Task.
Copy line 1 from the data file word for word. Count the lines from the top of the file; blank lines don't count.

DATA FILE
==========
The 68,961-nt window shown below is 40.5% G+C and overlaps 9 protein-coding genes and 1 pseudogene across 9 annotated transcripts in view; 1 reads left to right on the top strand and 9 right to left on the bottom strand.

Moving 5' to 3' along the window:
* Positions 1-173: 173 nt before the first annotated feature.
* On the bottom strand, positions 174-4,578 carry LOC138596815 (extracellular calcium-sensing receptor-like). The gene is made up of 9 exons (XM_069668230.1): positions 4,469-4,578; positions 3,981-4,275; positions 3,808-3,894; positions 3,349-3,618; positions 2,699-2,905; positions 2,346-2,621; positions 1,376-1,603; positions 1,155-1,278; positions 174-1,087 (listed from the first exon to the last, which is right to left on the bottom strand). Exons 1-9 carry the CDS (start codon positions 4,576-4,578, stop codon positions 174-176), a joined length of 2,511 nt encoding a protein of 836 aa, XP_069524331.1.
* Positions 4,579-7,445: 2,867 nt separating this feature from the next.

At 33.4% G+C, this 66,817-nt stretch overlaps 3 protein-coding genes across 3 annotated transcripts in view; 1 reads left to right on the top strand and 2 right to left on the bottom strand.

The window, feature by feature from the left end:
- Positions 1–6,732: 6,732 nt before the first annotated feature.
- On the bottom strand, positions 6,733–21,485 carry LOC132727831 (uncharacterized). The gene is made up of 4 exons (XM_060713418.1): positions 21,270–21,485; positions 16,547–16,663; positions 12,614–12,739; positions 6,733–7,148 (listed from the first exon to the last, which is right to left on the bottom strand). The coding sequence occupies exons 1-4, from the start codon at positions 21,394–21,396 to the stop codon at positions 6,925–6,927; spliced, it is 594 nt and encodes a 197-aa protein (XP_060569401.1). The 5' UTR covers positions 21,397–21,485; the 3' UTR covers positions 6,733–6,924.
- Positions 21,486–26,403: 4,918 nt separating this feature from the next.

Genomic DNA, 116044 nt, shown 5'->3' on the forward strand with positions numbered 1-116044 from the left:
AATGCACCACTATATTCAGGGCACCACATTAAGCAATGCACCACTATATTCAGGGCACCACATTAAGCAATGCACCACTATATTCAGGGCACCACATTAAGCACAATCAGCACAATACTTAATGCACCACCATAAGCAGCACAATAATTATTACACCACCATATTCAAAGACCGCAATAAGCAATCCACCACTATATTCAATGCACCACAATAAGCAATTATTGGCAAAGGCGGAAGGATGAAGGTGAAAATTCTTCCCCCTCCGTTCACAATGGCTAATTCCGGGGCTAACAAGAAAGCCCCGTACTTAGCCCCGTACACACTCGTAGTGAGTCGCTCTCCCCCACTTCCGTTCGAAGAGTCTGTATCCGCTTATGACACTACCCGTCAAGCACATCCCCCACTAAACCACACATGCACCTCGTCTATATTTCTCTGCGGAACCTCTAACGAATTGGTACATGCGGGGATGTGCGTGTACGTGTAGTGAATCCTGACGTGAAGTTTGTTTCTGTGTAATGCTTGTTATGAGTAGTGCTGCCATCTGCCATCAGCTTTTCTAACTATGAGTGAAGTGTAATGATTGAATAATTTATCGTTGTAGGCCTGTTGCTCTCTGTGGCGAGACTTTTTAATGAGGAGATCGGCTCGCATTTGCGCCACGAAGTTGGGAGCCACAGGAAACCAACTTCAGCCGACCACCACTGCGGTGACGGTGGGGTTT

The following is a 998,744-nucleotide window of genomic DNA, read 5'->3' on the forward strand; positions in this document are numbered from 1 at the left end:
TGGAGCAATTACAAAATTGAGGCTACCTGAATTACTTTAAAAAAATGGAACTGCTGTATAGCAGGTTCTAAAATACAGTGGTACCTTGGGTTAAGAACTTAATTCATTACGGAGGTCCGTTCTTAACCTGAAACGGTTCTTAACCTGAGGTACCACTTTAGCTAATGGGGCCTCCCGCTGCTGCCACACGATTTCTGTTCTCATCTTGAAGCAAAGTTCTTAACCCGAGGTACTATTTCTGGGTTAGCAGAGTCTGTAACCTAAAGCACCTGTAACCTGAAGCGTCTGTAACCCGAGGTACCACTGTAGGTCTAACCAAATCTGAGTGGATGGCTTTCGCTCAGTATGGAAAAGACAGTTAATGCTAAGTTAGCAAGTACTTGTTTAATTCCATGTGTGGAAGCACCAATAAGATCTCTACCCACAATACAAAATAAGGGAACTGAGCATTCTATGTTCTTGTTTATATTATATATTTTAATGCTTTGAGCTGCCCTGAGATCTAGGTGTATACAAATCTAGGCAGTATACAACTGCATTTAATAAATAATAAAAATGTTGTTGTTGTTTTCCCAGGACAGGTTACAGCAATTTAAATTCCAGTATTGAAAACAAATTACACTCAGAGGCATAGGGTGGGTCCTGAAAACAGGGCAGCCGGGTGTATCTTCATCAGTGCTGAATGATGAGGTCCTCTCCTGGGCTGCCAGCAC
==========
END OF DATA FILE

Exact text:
The 68,961-nt window shown below is 40.5% G+C and overlaps 9 protein-coding genes and 1 pseudogene across 9 annotated transcripts in view; 1 reads left to right on the top strand and 9 right to left on the bottom strand.